WASHINGTON (AP) – A federal appeals court has underscored the kinds of protests banned inside the Supreme Court.
The ruling Friday involves five people who stood up as the high court was gaveled into session in 2015 and began speaking or singing to protest court rulings. They were arrested and prosecuted, but then argued the law was unconstitutionally vague in prohibiting “loud” language, or making a “harangue” or “oration” in the building.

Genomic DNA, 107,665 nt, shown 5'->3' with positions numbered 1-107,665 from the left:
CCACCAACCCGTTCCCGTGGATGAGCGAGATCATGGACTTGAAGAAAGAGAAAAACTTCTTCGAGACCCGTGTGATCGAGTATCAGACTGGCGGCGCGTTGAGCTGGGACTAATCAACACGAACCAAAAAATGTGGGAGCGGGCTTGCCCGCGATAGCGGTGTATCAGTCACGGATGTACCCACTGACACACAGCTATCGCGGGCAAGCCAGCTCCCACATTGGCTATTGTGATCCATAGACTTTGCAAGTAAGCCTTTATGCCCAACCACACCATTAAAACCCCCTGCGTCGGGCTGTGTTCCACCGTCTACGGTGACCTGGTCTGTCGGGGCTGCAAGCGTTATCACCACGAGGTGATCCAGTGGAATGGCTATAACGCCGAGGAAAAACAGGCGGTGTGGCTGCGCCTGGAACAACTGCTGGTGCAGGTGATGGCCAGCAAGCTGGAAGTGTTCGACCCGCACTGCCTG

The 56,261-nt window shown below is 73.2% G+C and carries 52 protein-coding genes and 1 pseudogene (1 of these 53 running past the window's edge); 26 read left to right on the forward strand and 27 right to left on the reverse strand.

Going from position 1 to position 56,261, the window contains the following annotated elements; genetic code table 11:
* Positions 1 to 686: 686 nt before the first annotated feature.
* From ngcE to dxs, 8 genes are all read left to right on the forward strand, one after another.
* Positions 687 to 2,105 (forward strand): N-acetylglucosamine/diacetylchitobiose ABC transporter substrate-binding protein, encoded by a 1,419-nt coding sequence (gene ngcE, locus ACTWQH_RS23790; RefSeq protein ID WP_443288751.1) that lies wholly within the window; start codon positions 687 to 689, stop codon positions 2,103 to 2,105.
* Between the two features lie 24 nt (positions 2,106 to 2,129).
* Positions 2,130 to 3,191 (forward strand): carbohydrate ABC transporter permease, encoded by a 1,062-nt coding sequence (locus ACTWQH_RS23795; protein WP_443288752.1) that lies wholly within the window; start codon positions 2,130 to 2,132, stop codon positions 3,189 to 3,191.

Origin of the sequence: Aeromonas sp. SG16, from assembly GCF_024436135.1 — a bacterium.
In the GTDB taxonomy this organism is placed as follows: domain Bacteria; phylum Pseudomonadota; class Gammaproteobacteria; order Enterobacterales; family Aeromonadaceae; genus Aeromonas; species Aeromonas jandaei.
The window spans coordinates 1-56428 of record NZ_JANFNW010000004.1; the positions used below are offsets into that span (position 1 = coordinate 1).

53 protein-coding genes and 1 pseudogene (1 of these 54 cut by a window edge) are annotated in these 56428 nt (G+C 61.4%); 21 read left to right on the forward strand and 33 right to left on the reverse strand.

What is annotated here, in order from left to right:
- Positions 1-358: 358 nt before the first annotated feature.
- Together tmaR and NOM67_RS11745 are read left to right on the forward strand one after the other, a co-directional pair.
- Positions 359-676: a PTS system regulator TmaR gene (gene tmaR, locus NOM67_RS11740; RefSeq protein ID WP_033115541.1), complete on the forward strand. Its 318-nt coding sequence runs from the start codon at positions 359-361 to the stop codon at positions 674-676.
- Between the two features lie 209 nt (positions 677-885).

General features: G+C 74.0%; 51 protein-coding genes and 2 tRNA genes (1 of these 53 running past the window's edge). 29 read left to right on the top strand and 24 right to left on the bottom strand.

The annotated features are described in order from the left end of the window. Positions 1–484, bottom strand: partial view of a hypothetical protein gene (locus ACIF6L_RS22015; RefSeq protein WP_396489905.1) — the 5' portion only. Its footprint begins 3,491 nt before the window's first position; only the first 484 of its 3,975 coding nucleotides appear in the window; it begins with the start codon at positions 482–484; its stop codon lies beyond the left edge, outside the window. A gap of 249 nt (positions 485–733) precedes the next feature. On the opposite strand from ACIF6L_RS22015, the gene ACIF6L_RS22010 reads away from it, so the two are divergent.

A federal judge agreed in 2015 that the words “harangue” and “oration” are too vague for people to understand, but said the word “loud” was clear enough.
The U.S. Court of Appeals for the District of Columbia upheld the entire law, saying it clearly prohibits disruption of court proceedings.
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